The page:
Use a USB drive for rootfs

In this section, we will go through the steps of the building process…

STEP1 – Install Raspbian on your Raspberry pi and update (this is documented heavily on the web and I will not repeat this step here)

STEP2 – Change your root file system to a USB connected drive
First, we need to identify the partition where your root file system resides by issuing the command shown below in a terminal on your Raspberry Pi:

sudo fdisk -l

We should get a similar message like the one below:

Disk /dev/ram0: 4 MiB, 4194304 bytes, 8192 sectors
Units: sectors of 1 * 512 = 512 bytes
Sector size (logical/physical): 512 bytes / 4096 bytes
I/O size (minimum/optimal): 4096 bytes / 4096 bytes
Disk /dev/ram1: 4 MiB, 4194304 bytes, 8192 sectors
Units: sectors of 1 * 512 = 512 bytes
Sector size (logical/physical): 512 bytes / 4096 bytes
I/O size (minimum/optimal): 4096 bytes / 4096 bytes
…………………………………. after many lines, we look at the bottom of the message highlighted in orange below
Sector size (logical/physical): 512 bytes / 512 bytes
I/O size (minimum/optimal): 512 bytes / 512 bytes
Disklabel type: dos
Disk identifier: 0x5f9fde37

Device Boot Start End Sectors Size Id Type
/dev/mmcblk0p1 8192 131071 122880 60M c W95 FAT32 (LBA)
/dev/mmcblk0p2 131072 30318591 30187520 14.4G 83 Linux

pi@nms01 ~ $ df -h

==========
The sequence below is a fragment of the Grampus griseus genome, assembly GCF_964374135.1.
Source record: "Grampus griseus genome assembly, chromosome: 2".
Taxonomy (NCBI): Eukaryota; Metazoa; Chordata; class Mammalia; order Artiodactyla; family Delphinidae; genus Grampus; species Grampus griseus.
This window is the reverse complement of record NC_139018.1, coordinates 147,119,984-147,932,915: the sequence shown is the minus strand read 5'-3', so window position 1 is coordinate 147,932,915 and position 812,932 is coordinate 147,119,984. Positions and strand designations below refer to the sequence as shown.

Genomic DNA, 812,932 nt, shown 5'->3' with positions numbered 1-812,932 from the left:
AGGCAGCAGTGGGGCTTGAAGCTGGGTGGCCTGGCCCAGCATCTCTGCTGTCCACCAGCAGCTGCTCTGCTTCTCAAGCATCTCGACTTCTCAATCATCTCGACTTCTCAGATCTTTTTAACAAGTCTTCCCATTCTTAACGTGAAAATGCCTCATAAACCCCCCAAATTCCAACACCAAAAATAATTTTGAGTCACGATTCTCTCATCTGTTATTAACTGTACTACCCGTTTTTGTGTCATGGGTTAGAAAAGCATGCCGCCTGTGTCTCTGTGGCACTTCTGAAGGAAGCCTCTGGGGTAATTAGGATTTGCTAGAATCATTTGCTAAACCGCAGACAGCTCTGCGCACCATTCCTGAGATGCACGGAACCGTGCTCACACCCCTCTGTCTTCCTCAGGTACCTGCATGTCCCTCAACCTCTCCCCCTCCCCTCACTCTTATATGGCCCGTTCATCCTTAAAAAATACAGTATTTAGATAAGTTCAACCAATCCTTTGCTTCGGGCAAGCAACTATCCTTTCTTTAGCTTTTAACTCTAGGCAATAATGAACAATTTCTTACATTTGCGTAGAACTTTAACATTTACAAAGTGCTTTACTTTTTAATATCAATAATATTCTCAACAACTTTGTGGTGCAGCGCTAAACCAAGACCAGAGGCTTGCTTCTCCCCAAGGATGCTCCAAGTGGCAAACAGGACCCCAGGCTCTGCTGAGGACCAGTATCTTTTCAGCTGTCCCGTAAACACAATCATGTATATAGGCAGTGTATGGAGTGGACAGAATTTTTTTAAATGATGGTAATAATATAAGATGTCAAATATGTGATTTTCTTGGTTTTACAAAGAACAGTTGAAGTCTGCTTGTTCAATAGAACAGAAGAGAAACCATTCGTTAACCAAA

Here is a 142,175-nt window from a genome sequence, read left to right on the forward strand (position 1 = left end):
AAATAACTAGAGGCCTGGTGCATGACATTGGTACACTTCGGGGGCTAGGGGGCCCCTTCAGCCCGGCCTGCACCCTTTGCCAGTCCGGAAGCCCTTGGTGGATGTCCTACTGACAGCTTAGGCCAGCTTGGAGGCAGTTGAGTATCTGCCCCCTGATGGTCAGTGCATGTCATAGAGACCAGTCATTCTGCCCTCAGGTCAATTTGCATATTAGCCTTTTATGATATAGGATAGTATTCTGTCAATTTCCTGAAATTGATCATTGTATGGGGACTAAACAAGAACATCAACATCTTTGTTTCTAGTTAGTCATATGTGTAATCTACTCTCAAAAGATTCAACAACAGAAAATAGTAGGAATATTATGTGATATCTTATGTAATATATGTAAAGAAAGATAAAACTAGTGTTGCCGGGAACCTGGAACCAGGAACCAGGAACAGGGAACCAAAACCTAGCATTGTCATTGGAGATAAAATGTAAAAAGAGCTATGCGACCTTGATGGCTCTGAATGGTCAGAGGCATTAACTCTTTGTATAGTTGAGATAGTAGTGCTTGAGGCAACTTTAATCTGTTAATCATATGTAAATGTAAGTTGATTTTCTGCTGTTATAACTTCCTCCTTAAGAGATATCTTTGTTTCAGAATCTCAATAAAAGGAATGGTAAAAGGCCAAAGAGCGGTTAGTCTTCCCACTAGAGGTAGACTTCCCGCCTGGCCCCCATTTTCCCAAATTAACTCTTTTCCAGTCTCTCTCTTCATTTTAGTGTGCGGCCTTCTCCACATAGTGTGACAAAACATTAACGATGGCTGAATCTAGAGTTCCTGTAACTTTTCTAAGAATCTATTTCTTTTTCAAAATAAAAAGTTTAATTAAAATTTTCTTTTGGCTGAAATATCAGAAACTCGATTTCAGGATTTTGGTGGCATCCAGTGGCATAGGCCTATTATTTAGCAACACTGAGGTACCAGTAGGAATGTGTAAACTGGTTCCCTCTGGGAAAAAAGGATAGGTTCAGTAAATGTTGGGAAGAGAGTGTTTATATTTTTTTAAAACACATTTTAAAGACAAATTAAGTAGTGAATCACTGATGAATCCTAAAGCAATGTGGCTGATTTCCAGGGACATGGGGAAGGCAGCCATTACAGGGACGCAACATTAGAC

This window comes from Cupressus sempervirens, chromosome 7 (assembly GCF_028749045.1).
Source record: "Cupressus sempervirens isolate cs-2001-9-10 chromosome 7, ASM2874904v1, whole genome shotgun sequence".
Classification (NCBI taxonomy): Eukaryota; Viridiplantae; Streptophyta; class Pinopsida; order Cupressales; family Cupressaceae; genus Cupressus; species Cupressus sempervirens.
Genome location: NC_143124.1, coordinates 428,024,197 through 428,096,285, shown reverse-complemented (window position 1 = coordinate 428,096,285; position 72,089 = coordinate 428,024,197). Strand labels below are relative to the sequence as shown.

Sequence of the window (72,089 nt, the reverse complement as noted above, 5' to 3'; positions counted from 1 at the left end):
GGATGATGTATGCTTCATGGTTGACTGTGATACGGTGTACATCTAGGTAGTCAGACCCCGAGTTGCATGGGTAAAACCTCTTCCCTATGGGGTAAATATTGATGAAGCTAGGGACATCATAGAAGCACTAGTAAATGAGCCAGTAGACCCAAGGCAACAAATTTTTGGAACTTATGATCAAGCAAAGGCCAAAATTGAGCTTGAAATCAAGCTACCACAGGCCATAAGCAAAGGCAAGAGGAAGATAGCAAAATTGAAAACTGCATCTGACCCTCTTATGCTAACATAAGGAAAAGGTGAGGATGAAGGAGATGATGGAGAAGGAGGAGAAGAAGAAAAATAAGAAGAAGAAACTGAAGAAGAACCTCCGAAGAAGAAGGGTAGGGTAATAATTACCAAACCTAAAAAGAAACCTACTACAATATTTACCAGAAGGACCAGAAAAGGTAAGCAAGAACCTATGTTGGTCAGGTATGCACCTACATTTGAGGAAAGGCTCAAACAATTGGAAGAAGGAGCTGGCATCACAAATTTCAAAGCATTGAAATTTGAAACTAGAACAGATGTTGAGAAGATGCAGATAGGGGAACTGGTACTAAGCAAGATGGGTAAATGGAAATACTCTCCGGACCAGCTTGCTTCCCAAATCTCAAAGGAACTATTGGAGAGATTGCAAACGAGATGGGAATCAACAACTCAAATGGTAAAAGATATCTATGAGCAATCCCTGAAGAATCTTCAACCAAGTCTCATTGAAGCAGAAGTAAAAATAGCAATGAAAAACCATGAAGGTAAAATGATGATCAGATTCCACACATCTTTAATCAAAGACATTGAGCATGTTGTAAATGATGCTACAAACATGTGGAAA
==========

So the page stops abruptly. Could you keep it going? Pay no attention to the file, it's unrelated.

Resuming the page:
Filesystem Size Used Avail Use% Mounted on
/dev/root 15G 5.6G 7.9G 42% /
devtmpfs 459M 0 459M 0% /dev
tmpfs 463M 0 463M 0% /dev/shm
tmpfs 463M 6.2M 457M 2% /run
tmpfs 5.0M 4.0K 5.0M 1% /run/lock
tmpfs 463M 0 463M 0% /sys/fs/cgroup
/dev/mmcblk0p1 60M 20M 41M 34% /boot
tmpfs 93M 0 93M 0% /run/user/1000

Please note that /dev/mmcblk0p2 is (almost) the same size as /dev/root. That’s your root partition.

Second, you need to copy your current root partition from the SD card to the USB drive. Execute this command with only your single USB drive inserted, no other drives (other than the SD card):

sudo dd if=/dev/mmcblk0p2 of=/dev/sda bs=4M

Depending on how large your SD card is, this could take time.

Next, we want to check the USB drive for errors with this command:

sudo e2fsck /dev/sda

If that turns out okay, we can resize your new root partition to fill your USB drive:

sudo resize2fs /dev/sda

Now you should mount your USB drive so that we can edit your future fstab file:

sudo mount /dev/sda /mnt

To edit the fstab, use nano with this command:

sudo nano /mnt/etc/fstab

It will look something like this:

proc /proc proc defaults 0 0

/dev/mmcblk0p1 /boot vfat defaults 0 2

/dev/mmcblk0p2 / ext4 defaults,noatime 0 1

# a swapfile is not a swap partition, so no using swapon|off…

You need to change it to look like this:

proc /proc proc defaults 0 0

/dev/mmcblk0p1 /boot vfat defaults 0 2

/dev/sda / ext4 defaults,noatime 0 1

# a swapfile is not a swap partition, so no using swapon|off…

So that /dev/sda1 is mounted as root (/).

Next, unmount the USB drive:

sudo umount /dev/sda

And edit the cmdline.txt file in your boot partition with this command:

sudo nano /boot/cmdline.txt

You will want it to look like this:

dwc_otg.lpm_enable=0 console=ttyAMA0,115200 kgdboc=ttyAMA0,115200 console=tty1 root=/dev/sda rootfstype=ext4 elevator=deadline rootwait

Notice that root=/dev/sda.

Now you can reboot (sudo reboot) and you should be good to go with your new root partition on the USB drive. You can check it with the df -h command we used earlier and see the new size of rootfs.

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